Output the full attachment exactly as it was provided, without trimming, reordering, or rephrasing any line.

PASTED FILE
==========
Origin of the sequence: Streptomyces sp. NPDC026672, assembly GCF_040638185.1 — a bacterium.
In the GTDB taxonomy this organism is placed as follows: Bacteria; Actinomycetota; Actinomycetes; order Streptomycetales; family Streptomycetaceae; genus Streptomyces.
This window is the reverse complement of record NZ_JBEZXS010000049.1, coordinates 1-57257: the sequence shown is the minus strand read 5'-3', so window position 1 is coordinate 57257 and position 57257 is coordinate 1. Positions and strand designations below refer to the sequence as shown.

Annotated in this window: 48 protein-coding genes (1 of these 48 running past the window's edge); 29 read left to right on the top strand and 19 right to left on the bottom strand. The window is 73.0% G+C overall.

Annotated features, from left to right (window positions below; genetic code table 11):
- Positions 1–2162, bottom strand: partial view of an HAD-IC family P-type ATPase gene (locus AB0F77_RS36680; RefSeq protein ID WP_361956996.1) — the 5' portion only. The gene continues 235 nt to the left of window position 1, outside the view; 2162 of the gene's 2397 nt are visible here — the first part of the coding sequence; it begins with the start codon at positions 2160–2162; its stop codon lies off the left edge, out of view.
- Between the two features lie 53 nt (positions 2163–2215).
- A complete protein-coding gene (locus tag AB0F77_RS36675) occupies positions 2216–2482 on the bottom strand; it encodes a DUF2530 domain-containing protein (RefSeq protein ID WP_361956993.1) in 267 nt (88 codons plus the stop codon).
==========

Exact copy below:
Origin of the sequence: Streptomyces sp. NPDC026672, assembly GCF_040638185.1 — a bacterium.
In the GTDB taxonomy this organism is placed as follows: Bacteria; Actinomycetota; Actinomycetes; order Streptomycetales; family Streptomycetaceae; genus Streptomyces.
This window is the reverse complement of record NZ_JBEZXS010000049.1, coordinates 1-57257: the sequence shown is the minus strand read 5'-3', so window position 1 is coordinate 57257 and position 57257 is coordinate 1. Positions and strand designations below refer to the sequence as shown.

Annotated in this window: 48 protein-coding genes (1 of these 48 running past the window's edge); 29 read left to right on the top strand and 19 right to left on the bottom strand. The window is 73.0% G+C overall.

Annotated features, from left to right (window positions below; genetic code table 11):
- Positions 1–2162, bottom strand: partial view of an HAD-IC family P-type ATPase gene (locus AB0F77_RS36680; RefSeq protein ID WP_361956996.1) — the 5' portion only. The gene continues 235 nt to the left of window position 1, outside the view; 2162 of the gene's 2397 nt are visible here — the first part of the coding sequence; it begins with the start codon at positions 2160–2162; its stop codon lies off the left edge, out of view.
- Between the two features lie 53 nt (positions 2163–2215).
- A complete protein-coding gene (locus tag AB0F77_RS36675) occupies positions 2216–2482 on the bottom strand; it encodes a DUF2530 domain-containing protein (RefSeq protein ID WP_361956993.1) in 267 nt (88 codons plus the stop codon).